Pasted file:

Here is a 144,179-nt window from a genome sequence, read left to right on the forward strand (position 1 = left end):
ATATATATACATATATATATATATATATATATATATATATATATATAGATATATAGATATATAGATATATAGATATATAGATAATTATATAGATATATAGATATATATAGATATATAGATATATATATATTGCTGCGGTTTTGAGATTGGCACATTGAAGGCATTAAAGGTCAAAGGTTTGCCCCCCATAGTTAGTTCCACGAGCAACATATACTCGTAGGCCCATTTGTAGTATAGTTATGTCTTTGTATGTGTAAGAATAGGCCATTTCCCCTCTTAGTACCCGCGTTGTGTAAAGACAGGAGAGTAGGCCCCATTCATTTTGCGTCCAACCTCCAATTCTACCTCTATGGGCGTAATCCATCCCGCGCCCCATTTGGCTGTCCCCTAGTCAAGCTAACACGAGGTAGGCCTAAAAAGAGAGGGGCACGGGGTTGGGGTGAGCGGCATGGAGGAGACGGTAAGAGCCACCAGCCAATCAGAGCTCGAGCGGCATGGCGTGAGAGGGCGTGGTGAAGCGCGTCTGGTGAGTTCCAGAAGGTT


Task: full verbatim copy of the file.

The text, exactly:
Here is a 144,179-nt window from a genome sequence, read left to right on the forward strand (position 1 = left end):
ATATATATACATATATATATATATATATATATATATATATATATATAGATATATAGATATATAGATATATAGATATATAGATAATTATATAGATATATAGATATATATAGATATATAGATATATATATATTGCTGCGGTTTTGAGATTGGCACATTGAAGGCATTAAAGGTCAAAGGTTTGCCCCCCATAGTTAGTTCCACGAGCAACATATACTCGTAGGCCCATTTGTAGTATAGTTATGTCTTTGTATGTGTAAGAATAGGCCATTTCCCCTCTTAGTACCCGCGTTGTGTAAAGACAGGAGAGTAGGCCCCATTCATTTTGCGTCCAACCTCCAATTCTACCTCTATGGGCGTAATCCATCCCGCGCCCCATTTGGCTGTCCCCTAGTCAAGCTAACACGAGGTAGGCCTAAAAAGAGAGGGGCACGGGGTTGGGGTGAGCGGCATGGAGGAGACGGTAAGAGCCACCAGCCAATCAGAGCTCGAGCGGCATGGCGTGAGAGGGCGTGGTGAAGCGCGTCTGGTGAGTTCCAGAAGGTT